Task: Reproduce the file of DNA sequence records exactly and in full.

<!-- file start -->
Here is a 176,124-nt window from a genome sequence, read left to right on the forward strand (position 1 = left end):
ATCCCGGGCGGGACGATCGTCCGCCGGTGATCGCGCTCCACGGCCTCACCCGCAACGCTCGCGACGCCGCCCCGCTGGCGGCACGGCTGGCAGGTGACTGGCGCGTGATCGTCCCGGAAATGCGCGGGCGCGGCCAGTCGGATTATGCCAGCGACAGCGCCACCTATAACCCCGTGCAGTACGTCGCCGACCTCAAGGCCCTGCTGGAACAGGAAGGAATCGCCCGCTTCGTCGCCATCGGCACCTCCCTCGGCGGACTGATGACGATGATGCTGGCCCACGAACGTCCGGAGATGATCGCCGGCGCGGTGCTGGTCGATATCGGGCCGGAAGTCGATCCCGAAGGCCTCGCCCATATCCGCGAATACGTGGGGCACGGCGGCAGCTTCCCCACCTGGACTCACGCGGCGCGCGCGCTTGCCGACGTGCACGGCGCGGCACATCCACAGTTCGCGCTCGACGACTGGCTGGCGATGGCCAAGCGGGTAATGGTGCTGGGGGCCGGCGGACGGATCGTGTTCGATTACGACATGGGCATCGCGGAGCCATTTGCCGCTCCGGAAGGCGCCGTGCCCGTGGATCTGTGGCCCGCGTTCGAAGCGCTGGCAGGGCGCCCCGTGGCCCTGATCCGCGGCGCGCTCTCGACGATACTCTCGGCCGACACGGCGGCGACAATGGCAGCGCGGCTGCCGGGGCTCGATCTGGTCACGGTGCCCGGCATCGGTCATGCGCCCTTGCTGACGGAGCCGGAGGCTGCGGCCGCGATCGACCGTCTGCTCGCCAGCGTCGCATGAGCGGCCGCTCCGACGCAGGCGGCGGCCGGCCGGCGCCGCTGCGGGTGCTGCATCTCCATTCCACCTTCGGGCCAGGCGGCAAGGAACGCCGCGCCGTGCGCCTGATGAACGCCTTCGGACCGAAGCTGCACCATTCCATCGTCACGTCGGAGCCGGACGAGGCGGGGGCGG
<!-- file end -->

Here is a 176,124-nt window from a genome sequence, read left to right on the forward strand (position 1 = left end):
ATCCCGGGCGGGACGATCGTCCGCCGGTGATCGCGCTCCACGGCCTCACCCGCAACGCTCGCGACGCCGCCCCGCTGGCGGCACGGCTGGCAGGTGACTGGCGCGTGATCGTCCCGGAAATGCGCGGGCGCGGCCAGTCGGATTATGCCAGCGACAGCGCCACCTATAACCCCGTGCAGTACGTCGCCGACCTCAAGGCCCTGCTGGAACAGGAAGGAATCGCCCGCTTCGTCGCCATCGGCACCTCCCTCGGCGGACTGATGACGATGATGCTGGCCCACGAACGTCCGGAGATGATCGCCGGCGCGGTGCTGGTCGATATCGGGCCGGAAGTCGATCCCGAAGGCCTCGCCCATATCCGCGAATACGTGGGGCACGGCGGCAGCTTCCCCACCTGGACTCACGCGGCGCGCGCGCTTGCCGACGTGCACGGCGCGGCACATCCACAGTTCGCGCTCGACGACTGGCTGGCGATGGCCAAGCGGGTAATGGTGCTGGGGGCCGGCGGACGGATCGTGTTCGATTACGACATGGGCATCGCGGAGCCATTTGCCGCTCCGGAAGGCGCCGTGCCCGTGGATCTGTGGCCCGCGTTCGAAGCGCTGGCAGGGCGCCCCGTGGCCCTGATCCGCGGCGCGCTCTCGACGATACTCTCGGCCGACACGGCGGCGACAATGGCAGCGCGGCTGCCGGGGCTCGATCTGGTCACGGTGCCCGGCATCGGTCATGCGCCCTTGCTGACGGAGCCGGAGGCTGCGGCCGCGATCGACCGTCTGCTCGCCAGCGTCGCATGAGCGGCCGCTCCGACGCAGGCGGCGGCCGGCCGGCGCCGCTGCGGGTGCTGCATCTCCATTCCACCTTCGGGCCAGGCGGCAAGGAACGCCGCGCCGTGCGCCTGATGAACGCCTTCGGACCGAAGCTGCACCATTCCATCGTCACGTCGGAGCCGGACGAGGCGGGGGCGG